180 Cal.App.3d 649, G003512, In re Feiock
|Citation:||180 Cal.App.3d 649, 225 Cal.Rptr. 748|
|Opinion Judge:|| Wallin|
|Party Name:||In re Feiock|
|Attorney:|| Ronald Y. Butler, Public Defender, Frank Scanlon, Assistant Public Defender, Richard Aronson, Richard Schwartzberg and Mark Licker, Deputy Public Defenders, for Petitioner.  No appearance for Respondent.  Cecil Hicks, District Attorney, Michael R. Capizzi, Assistant District Attorney, W...|
|Case Date:||April 30, 1986|
|Court:||California Court of Appeals|
Review Denied Aug. 14, 1986.
[Copyrighted Material Omitted]
Ronald Y. Butler, Public Defender, Frank Scanlon, Asst. Public Defender, Richard Aronson, Richard Schwartzberg and Mark Licker, Deputy Public Defenders, for petitioner.
No appearance for respondent.
Cecil Hicks, Dist. Atty., Michael R. Capizzi, Asst. Dist. Atty., William W. Bedsworth and E. Thomas Dunn, Jr., Deputy Dist. Attys., for real party in interest.
WALLIN, Associate Justice.
Phillip Feiock seeks relief from a judgment of contempt for failure to pay child support. His primary contention concerns the constitutionality of Code of Civil Procedure section 1209.5, which requires the court presume prima facie evidence of contempt after proof of noncompliance with a valid court order.
* * *
Feiock was ordered to pay child support for his three children as part of a dissolution action. Thereafter, in 1983 the District Attorney filed an action under the Uniform Reciprocal Enforcement of Support Act, which resulted in a temporary support order of $150 per month. Feiock's failure to pay anything between September of 1984 and February of 1985 resulted in a contempt action brought by the District Attorney.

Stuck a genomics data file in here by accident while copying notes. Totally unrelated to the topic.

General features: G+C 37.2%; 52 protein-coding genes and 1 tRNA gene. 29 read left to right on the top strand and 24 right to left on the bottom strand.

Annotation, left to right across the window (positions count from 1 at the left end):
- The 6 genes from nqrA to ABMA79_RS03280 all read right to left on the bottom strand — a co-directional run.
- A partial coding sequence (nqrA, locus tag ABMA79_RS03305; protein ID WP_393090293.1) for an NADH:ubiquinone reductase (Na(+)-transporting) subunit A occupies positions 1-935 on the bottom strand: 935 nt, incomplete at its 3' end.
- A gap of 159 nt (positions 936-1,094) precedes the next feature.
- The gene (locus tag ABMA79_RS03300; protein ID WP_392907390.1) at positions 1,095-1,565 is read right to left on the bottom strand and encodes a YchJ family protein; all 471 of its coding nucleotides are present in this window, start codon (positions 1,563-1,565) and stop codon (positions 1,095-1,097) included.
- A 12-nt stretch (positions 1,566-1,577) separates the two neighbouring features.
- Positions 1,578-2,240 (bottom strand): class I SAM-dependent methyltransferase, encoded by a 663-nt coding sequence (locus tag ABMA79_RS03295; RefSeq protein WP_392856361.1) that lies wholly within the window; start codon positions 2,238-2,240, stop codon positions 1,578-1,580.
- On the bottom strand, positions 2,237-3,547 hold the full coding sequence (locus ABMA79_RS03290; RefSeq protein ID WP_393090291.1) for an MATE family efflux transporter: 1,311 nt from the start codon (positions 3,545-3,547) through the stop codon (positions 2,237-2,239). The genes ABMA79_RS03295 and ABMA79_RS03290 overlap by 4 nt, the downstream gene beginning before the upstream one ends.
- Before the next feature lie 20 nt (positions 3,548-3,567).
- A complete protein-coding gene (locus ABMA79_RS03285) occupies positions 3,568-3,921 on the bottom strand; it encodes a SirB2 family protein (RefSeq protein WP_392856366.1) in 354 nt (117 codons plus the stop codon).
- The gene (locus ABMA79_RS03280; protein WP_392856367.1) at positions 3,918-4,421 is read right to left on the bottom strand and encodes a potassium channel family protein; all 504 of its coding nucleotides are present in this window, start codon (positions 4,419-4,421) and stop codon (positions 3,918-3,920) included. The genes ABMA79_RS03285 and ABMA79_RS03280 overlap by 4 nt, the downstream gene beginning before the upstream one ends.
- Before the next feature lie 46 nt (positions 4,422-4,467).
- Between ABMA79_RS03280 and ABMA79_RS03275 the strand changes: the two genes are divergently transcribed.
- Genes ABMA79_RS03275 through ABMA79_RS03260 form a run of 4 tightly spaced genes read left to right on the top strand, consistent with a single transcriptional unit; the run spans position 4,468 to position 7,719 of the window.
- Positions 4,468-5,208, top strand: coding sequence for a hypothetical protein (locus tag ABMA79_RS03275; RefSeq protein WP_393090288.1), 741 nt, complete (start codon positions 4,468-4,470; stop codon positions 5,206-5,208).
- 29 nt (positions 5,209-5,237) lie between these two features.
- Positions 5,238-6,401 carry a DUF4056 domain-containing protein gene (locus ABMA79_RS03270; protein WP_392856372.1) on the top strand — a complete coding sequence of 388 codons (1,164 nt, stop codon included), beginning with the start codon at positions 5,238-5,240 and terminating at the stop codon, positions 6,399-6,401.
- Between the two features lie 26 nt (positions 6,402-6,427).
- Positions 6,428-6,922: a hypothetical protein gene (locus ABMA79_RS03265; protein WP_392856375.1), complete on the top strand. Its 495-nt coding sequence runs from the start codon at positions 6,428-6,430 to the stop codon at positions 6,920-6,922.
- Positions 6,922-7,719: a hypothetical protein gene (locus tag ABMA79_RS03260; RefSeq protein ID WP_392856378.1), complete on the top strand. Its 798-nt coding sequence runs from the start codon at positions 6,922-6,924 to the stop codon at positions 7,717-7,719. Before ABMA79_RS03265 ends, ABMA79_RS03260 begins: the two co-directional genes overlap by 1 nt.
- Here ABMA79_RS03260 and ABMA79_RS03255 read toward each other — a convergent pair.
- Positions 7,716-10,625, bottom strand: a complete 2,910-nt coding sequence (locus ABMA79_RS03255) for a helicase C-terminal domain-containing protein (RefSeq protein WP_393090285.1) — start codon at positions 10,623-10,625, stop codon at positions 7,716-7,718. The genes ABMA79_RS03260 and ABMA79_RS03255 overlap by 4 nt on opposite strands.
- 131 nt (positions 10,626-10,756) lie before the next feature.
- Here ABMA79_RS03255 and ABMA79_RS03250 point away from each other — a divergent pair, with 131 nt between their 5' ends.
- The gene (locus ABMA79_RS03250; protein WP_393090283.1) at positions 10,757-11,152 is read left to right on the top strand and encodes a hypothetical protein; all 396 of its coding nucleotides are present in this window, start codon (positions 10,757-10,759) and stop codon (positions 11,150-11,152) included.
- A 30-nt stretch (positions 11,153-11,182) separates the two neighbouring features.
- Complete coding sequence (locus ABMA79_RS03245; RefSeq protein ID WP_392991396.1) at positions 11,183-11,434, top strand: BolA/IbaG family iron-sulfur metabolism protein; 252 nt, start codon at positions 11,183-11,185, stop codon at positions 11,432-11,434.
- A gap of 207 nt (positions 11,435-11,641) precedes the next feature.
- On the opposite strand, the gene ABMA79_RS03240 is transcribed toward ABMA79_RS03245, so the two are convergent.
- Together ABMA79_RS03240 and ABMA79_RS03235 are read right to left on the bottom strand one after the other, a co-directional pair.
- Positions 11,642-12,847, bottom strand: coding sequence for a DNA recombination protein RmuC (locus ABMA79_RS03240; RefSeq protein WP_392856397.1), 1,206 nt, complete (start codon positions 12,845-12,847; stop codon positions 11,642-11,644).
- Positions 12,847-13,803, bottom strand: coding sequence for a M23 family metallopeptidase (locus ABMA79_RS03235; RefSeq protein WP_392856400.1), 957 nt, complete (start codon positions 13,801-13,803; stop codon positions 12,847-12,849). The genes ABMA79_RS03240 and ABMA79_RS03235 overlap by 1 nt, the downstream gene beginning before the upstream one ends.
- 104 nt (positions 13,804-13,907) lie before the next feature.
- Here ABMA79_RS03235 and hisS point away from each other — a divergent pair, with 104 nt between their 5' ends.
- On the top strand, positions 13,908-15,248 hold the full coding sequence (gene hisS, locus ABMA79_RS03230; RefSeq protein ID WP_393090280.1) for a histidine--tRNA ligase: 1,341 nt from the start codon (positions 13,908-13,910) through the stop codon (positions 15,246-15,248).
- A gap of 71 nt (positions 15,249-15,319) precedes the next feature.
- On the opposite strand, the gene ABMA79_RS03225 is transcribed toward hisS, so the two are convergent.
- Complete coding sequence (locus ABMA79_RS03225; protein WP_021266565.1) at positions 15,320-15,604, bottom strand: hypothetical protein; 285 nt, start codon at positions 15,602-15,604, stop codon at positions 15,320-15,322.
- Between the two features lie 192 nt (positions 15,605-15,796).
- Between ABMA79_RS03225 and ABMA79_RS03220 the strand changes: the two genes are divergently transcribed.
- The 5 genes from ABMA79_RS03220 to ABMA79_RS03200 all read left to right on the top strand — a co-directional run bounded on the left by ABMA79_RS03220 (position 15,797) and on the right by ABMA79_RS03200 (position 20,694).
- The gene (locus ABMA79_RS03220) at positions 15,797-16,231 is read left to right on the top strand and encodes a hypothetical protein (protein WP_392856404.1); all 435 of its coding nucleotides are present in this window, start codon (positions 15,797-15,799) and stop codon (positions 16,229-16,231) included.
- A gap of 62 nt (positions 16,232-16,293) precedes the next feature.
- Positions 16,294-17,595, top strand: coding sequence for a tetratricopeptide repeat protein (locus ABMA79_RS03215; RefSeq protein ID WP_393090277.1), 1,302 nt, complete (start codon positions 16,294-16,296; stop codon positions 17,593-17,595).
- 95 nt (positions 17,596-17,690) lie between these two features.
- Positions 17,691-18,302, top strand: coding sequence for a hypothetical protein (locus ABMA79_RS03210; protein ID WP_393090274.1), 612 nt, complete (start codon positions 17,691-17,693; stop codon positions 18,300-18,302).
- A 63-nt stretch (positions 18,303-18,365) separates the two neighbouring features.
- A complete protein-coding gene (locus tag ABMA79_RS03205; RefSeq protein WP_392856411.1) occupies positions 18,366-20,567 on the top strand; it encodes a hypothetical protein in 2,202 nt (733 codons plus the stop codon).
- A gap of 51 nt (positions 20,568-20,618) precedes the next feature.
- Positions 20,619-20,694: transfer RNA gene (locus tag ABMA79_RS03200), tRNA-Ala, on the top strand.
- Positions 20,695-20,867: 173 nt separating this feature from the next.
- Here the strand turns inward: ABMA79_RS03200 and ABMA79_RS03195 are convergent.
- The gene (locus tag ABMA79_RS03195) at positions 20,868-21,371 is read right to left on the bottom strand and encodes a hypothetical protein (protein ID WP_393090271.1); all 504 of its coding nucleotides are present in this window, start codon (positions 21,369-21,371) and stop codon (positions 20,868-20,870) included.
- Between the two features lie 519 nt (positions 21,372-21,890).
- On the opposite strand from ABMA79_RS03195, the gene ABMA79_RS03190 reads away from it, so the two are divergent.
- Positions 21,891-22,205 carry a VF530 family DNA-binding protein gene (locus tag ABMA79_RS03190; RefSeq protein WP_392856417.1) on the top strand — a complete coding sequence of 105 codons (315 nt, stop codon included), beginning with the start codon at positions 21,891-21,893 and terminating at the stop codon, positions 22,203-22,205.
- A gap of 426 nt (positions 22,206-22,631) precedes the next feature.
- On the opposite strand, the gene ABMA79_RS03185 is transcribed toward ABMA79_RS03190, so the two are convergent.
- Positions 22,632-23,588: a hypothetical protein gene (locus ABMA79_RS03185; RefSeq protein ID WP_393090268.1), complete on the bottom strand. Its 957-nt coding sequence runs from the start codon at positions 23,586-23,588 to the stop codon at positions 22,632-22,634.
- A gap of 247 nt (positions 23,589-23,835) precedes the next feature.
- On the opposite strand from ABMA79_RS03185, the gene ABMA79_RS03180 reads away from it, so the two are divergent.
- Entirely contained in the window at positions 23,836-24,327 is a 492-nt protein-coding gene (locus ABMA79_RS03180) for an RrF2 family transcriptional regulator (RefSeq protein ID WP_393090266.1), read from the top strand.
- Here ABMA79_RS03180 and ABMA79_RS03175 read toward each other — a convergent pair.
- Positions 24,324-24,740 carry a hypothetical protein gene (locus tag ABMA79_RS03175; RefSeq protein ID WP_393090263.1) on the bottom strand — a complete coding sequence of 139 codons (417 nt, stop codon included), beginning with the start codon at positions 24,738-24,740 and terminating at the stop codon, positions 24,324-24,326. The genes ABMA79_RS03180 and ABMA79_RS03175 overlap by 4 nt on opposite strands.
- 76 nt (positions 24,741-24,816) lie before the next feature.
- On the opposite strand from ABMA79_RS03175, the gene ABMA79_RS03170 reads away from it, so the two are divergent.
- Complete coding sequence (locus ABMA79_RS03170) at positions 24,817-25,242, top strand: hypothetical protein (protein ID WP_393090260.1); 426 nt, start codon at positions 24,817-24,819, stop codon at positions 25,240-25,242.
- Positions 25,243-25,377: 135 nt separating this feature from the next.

At the adjudicated contempt hearing, the parties stipulated there was a valid court order requiring Feiock to pay $150 per month directly to the District Attorney's office. They also agreed Feiock was present in court when the order was made. The prosecution then offered documentary evidence from its own internal records showing Feiock's poor payment history. The trial judge suggested those records needed some explanation; an employee familiar with the record-keeping procedures testified at the judge's request. Feiock's motion for judgment of acquittal under Penal Code section 1118 was denied after the judge ruled the presumption mandated by Code of Civil Procedure section 1209.5 applied. Feiock then testified, essentially trying to prove his inability to pay the court-ordered support. Regardless, the trial judge sustained the majority of the contempt allegations.
Code of Civil Procedure section 1209.5 provides: "When a court of competent jurisdiction makes an order compelling a parent to furnish support or necessary food, clothing, shelter, medical attendance, or other remedial care for his child, proof that such order was made, filed, and served on the parent or proof that the parent was present in court at the time the order was pronounced and proof of noncompliance therewith shall be prima facie evidence of a contempt of court."
Feiock asserts Code of Civil Procedure section 1209.5 is unconstitutional because it is a mandatory presumption which shifts the burden of proof to the defendant, requiring him to prove his innocence. Our Supreme Court recently discussed the problems raised by the use of presumptions in criminal cases in People v. Roder (1983) 33 Cal.3d 491, 189 Cal.Rptr. 501. The Court found Penal Code section 496 prescribed an unconstitutional mandatory presumption because it relieved the prosecution from proving every element of the offense beyond a...
To continue readingFREE SIGN UP